It is within the scope of the present invention to employ functional fragments of the desired sequences. Techniques known in the art may be employed to conserve the regions of the sequence necessary for proper function, while performing appropriate substitutions and/or deletions to the remaining portions of the sequence so that the resultant product maintains the function of the full sequence.
 As used herein, the term “conservative substitution” denotes the replacement of an amino acid residue by another, biologically similar residue. Examples of conservative substitutions include the substitution of one hydrophobic residue such as isoleucine, valine, leucine, alanine, cysteine, glycine, phenylalanine, proline, tryptophan, tyrosine, norleucine or methionine for another, or the substitution of one polar residue for another, such as the substitution of arginine for lysine, glutamic acid for aspartic acid, or glutamine for asparagine, and the like. Neutral hydrophilic amino acids which can be substituted for one another include asparagine, glutamine, serine and threonine. The term “conservative substitution” also includes the use of a substituted amino acid in place of an unsubstituted parent amino acid.
 As such, it should be understood that in the context of the present invention, a conservative substitution is recognized in the art as a substitution of one amino acid for another amino acid that has similar properties. Exemplary conservative substitutions are set out in the following Table A from WO 97/09433.
TABLE A Conservative Substitutions I SIDE CHAIN CHARACTERISTIC AMINO ACID Aliphatic Non-polar G A P I L V Polar - uncharged C S T M N Q Polar - charged D E K R Aromatic H F W Y Other N Q D E
 Alternatively, conservative amino acids can be grouped as described in Lehninger, [Biochemistry, Second Edition; Worth Publishers, Inc. NY:NY (1975), pp.71-77] as set out in the following Table B.
TABLE B Conservative Substitutions II SIDE CHAIN CHARACTERISTIC AMINO ACID Non-polar (hydrophobic) A. Aliphatic: A L I V P B. Aromatic: F W C. Sulfur-containing: M D. Borderline: G Uncharged-polar A. Hydroxyl: S T Y B. Amides: N Q C. Sulfhydryl: C D. Borderline: G Positively Charged (Basic): K R H Negatively Charged (Acidic): D E
 Exemplary conservative substitutions are set out in the following Table C.
TABLE C Conservative Substitutions III Original Exemplary Residue Substitution Ala (A) Val, Leu, Ile Arg (R) Lys, Gln, Asn Asn (N) Gln, His, Lys, Arg Asp (D) Glu Cys (C) Ser Gln (Q) Asn Glu (E) Asp His (H) Asn, Gln, Lys, Arg Ile (I) Leu, Val, Met, Ala, Phe, Leu (L) Ile, Val, Met, Ala, Phe Lys (K) Arg, Gln, Asn Met (M) Leu, Phe, Ile Phe (F) Leu, Val, Ile, Ala Pro (P) Gly Ser (S) Thr Thr (T) Ser Trp (W) Tyr, Phe Tyr (Y) Trp, Phe, Thr, Ser Val (V) Ile, Leu, Met, Phe, Ala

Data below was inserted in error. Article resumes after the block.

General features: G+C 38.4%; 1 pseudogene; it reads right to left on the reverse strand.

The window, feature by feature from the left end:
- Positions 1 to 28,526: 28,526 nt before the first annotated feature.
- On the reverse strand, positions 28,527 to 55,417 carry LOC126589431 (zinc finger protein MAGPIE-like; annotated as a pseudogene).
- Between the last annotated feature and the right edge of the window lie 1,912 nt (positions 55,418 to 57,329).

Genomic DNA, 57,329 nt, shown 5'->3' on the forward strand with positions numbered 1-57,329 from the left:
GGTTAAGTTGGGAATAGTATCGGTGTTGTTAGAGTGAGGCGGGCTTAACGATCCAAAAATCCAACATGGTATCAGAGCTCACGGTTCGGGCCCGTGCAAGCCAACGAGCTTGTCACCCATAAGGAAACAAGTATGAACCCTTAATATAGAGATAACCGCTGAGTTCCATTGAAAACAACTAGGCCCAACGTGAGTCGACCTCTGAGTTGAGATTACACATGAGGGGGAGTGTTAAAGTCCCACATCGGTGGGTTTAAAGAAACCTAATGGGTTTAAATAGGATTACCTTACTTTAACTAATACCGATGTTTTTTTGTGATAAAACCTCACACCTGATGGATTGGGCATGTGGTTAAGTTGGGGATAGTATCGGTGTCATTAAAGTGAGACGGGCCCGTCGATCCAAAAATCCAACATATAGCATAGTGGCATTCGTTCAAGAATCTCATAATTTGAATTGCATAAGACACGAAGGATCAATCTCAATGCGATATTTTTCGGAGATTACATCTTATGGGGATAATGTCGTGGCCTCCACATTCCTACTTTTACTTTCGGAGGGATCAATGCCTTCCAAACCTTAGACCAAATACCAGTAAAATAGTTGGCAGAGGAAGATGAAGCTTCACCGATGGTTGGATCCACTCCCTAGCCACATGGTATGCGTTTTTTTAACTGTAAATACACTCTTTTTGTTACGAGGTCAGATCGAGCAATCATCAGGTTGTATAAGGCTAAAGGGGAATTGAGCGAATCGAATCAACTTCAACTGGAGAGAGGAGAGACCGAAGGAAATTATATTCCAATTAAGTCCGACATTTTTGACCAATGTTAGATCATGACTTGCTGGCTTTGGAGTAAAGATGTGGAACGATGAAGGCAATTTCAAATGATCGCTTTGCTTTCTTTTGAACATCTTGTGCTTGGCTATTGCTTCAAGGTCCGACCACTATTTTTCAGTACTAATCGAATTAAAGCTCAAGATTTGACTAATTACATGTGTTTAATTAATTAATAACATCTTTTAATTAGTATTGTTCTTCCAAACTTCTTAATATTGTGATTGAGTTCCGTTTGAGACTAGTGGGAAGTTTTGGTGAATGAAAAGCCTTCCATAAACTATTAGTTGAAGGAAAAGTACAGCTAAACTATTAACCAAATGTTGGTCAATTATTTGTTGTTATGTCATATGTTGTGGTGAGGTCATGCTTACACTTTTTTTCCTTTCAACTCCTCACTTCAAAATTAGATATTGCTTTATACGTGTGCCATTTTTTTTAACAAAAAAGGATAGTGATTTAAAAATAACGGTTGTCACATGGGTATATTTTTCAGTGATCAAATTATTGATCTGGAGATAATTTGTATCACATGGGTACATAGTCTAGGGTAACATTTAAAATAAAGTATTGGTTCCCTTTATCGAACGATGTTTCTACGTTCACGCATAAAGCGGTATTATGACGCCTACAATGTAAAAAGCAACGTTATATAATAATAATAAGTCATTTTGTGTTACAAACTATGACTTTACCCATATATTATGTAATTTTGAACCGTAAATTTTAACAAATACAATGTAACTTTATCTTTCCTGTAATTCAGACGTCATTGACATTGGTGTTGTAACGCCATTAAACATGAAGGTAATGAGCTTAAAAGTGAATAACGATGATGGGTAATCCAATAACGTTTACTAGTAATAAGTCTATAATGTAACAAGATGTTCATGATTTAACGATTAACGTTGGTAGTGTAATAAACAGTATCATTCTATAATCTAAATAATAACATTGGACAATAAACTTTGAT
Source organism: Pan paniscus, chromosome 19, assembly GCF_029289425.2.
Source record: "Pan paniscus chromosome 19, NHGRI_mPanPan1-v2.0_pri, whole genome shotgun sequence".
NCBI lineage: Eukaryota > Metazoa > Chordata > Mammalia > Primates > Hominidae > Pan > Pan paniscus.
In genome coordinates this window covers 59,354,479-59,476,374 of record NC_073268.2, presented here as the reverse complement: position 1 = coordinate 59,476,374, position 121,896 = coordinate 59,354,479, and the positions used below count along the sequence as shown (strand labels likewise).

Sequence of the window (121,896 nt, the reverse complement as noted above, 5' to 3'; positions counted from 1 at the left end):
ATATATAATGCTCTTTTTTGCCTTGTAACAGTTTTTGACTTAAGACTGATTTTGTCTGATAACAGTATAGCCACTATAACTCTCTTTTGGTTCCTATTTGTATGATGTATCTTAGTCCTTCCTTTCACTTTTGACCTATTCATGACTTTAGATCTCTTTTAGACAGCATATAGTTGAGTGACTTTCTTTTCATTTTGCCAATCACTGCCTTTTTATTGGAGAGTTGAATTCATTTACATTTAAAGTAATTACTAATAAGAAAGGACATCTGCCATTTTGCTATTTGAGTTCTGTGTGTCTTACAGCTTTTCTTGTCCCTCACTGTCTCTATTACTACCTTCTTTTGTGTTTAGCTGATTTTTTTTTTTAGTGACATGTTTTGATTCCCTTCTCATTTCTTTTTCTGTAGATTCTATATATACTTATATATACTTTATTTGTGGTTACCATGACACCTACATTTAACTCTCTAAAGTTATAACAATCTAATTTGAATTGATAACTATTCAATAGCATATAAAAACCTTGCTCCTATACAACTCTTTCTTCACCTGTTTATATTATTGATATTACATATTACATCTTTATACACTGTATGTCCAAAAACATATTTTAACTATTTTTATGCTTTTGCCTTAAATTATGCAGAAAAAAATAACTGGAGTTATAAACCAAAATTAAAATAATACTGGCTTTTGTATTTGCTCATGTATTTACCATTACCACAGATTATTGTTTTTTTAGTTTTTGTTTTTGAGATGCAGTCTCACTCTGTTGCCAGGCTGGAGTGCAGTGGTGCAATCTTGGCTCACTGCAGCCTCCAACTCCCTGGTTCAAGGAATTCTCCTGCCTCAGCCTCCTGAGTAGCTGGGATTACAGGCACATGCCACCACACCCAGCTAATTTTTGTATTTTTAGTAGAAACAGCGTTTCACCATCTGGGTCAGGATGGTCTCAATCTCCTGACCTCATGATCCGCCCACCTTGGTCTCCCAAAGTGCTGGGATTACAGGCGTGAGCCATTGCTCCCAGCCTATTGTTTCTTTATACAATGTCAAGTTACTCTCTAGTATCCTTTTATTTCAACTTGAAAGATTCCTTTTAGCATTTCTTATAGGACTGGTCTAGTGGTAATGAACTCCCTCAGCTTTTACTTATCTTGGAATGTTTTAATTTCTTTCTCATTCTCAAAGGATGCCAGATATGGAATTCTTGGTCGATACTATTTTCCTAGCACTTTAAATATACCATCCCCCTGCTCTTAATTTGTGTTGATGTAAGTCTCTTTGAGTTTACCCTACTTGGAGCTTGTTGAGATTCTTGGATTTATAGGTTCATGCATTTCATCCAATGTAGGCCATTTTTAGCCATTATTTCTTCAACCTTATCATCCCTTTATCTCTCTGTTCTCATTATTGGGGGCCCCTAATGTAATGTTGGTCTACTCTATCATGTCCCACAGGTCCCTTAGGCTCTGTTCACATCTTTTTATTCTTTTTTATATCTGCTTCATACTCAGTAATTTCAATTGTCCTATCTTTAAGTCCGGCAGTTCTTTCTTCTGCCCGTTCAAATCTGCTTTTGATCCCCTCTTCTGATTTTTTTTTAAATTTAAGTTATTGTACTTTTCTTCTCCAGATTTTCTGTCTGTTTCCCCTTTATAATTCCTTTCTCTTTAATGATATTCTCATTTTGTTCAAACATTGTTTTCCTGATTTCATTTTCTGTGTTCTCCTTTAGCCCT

If desired, the peptides of the invention can be modified, for instance, by glycosylation, amidation, carboxylation, or phosphorylation, or by the creation of acid addition salts, amides, esters, in particular C-terminal esters, and N-acyl derivatives of the peptides of the invention. The peptides also can be modified to create peptide derivatives by forming covalent or noncovalent complexes with other moieties. Covalently-bound complexes can be prepared by linking the chemical moieties to functional groups on the side chains of amino acids comprising the peptides, or at the N- or C-terminus.
 It is anticipated that the aforementioned peptides can be conjugated to a reporter group, including, but not limited to a radiolabel, a fluorescent label, an enzyme (e.g., that catalyzes a colorimetric or fluorometric reaction), a substrate, a solid matrix, or a carrier (e.g., biotin or avidin).
 The invention will be described in further detail hereinafter with reference to the accompanying drawings in which:
FIG. 1 represents a blot of an immunoprecitation of 293 EBNA cells infected with AdVEGF-B167 using polyclonal antibodies against VEGF-B;
 FIGS. 2A-2F show results of stained sections of the skin of mouse ears injected subcutaneously with the recombinant adenoviruses:
 FIGS. 2B and 2E-AdVEGF,
 FIGS. 2A and 2D-AdLacZ,
 FIGS. 2C and 2F-AdVEGF-A+AdVEGF-B; and
FIG. 3 provides quantitative results of blood vessel formation.
 To make AdVEGF-B167 vector, the full-length VEGF-B167 cDNA was amplified from a plasmid by PCR (forward primer: 5′ CGA TCT GGC CAT ACA CTT 3′ (SEQ ID NO:1); reverse primer 5′ CTA TGG ATC CTC ACC TTC GCA GCT T 3′ (SEQ ID NO:2), contains a BamHI site) and then cloned into the TA-plasmid pCR2.1 vector (Invitrogen).
 Following amplification in E. coli and plasmid purification, the insert was excised with BamHI and cloned into the BamHI site of the plasmid pQBI-AdCMV5-IRES-GFP (Quantum Biotechnologies, Quebec, Canada; transfer plasmid). In this plasmid the cDNA expression is driven from the CMV promoter. The plasmid also contains an IRES-element allowing the simultaneous expression of green fluorescent protein (GFP). Expression of VEGF-B was verified by transfecting the plasmid into COS-1 cells.
 The above transfer plasmid was linearized with FseI and then cotransfected with pJM17, a circular adenovirus plasmid (Microbix Biosystems Inc, Ontario, Canada), into 293 cells. Transfection was with Lipofectamine Plus. Fourteen days later, cells were harvested, broken by freeze-thawing, and the supernatant from a low-speed centrifugation was used to infect new 293 cells. The amplification step was repeated once. Expression of the insert was verified using GFP as an indicator. After this, the recombinant virus was plaque-purified in 293 cells once using standard protocols. A GFP-positive plaque was amplified and subsequently used to prepare a stock that was purified by CsCl centrifugation.
 To make the AdVEGF-A vector, full-length VEGF-A was cloned into a first-generation adenovirus vector described in Hiltunen et al., Circulation, 102:2262-2268 (2000). This reference is expressly incorporated by reference. Alternatively, active fragments of VEGF-A or either the entire or fragmented sequence containing conservative substitutions could be employed. The preparation of other vectors and the use of different vector preparation techniques known in the art are within the scope of the present invention. Further, the techniques employed to create the VEGF-B167 or VEGF-A adenovirus vectors could be employed to create VEGF-C or VEGF-D adenovirus vectors.